30. When leaving China, check your luggage through to the US if you are changing planes in Hong Kong or Shanghai.
  31. Ask other parents of children from China about their experiences. Be sure to speak to families who traveled to the same city as you and/or who have traveled during the same season.
  32. Expect this experience to be one of the most exciting of your life.
  33. If you are single, seriously consider having someone accompany you. Anyone traveling with you, however, should understand that this is not a sightseeing trip. You and your baby will be the central focus and concern at all times.
  34. Expect to be exhausted even before you receive your child. The emotional and psychological strain on this trip is enormous.
  35. Expect to be even more exhausted once your receive your child.
  36. Expect to play with your child and begin to establish your own routines with her from the very first minute you are together.
  37. Through trial and error make sure that the holes in your bottle nipples are large enough for a baby who is used to getting her formula rather quickly.
  38. Don't be afraid of using the pacifier.
  39. The home recipe for pedialyte (used to counteract dehydration) is one level teaspoon of sugar and one pinch of salt in eight ounces of water. Pack a few ounces of sugar and salt, carry a tspn. and cup measure. This is very important. If any of the babies become dehydrated, this mixture will save the day.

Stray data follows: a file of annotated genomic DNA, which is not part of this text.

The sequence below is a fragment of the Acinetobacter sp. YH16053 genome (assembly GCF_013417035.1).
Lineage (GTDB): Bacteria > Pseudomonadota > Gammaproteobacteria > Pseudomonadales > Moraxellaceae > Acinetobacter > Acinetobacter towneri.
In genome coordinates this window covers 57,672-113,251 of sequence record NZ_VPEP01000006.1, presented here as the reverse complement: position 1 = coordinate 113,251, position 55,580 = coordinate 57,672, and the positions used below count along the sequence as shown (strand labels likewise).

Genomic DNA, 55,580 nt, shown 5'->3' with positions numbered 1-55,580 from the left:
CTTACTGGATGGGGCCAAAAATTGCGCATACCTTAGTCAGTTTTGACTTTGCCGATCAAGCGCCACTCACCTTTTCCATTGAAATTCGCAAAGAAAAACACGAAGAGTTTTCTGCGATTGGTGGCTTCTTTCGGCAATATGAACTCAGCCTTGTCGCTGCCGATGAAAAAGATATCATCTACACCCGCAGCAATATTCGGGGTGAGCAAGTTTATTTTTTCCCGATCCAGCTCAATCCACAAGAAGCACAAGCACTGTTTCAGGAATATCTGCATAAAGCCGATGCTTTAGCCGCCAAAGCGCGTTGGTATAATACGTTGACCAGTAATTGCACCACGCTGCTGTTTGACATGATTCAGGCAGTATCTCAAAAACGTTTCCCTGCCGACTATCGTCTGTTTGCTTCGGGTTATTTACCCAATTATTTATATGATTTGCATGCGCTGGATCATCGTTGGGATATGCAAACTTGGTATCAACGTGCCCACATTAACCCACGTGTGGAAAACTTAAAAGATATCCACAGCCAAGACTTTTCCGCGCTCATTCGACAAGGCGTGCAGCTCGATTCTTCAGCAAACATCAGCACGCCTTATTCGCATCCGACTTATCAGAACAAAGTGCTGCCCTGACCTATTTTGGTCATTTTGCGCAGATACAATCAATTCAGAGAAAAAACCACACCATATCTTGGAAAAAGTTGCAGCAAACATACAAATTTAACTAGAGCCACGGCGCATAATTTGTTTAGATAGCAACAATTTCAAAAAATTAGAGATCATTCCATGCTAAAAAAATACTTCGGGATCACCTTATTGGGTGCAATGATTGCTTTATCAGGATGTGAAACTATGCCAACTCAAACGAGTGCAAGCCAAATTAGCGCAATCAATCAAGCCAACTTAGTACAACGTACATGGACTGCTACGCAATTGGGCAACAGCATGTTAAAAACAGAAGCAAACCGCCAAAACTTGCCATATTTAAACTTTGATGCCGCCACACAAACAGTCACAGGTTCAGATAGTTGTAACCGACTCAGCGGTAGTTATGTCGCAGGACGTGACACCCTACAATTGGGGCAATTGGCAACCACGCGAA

40. Bring antibiotics for your baby but do not administer them until you have consulted with a physician.
  41. Before departing for China, consult your pediatrician regarding what medications to bring for the baby.
  42. Consult your doctor regarding what medications to bring for yourself.
  43. Ask your doctor about the immunizations you will need: Hepatitis B, Gamma Globulin, Polio, Tetanus.
  44. Bring some food stuffs for yourself. Eating some meals in your hotel room makes life easier.
  45. Shop in local stores in China. Find foods from China that you enjoy snacking on.
  46. Do not expect your American adoption agency or facilitator to meet all your needs or to tell you everything you need to know.
  47. If something goes wrong try to concentrate on how to move forward and solve the problem. Let go of trying to figure out who is to blame and who will pay for the mistake.
  48. The only real mistake is wasting energy on anything unnecessary to getting and then keeping your baby happy and healthy.
  49. By the time you return home you will feel as if you have been away for a lifetime.
  50. You have.

Deborah Pope lives in Brooklyn, New York. Her daughter Abigail Tao Yu was born on November 13, 1993.

A Small Happiness

Originally published in Good Housekeeping, December 1994 and published her with the author's permission


A Small Happiness... That's how the Chinese refer to the birth of a baby girl. But for an American woman who adopted one of China's abandoned daughters, the joy is boundless.

At my wedding last May, everyone wanted to hold my baby daughter, Maria. "Why don't you let me take her?" my cousin asked. "Come to Grandma," my mother-in-law said. My sister boogied across the dance floor with her toddler and Maria. This is what happens at any gathering I go to these days. Everybody wants Maria, and l have to wait my turn.

But my daughter's life wasn't always like this.

In the spring of 1994, on a hot, humid day in Wuhu City, China, someone-probably her birth mother- sneaked into a crawl space under a police station and left her there. She was l day old, with fat cheeks and a skinny body, weighing about six pounds. She was only one of the tens of thousands of baby girls abandoned in China every year.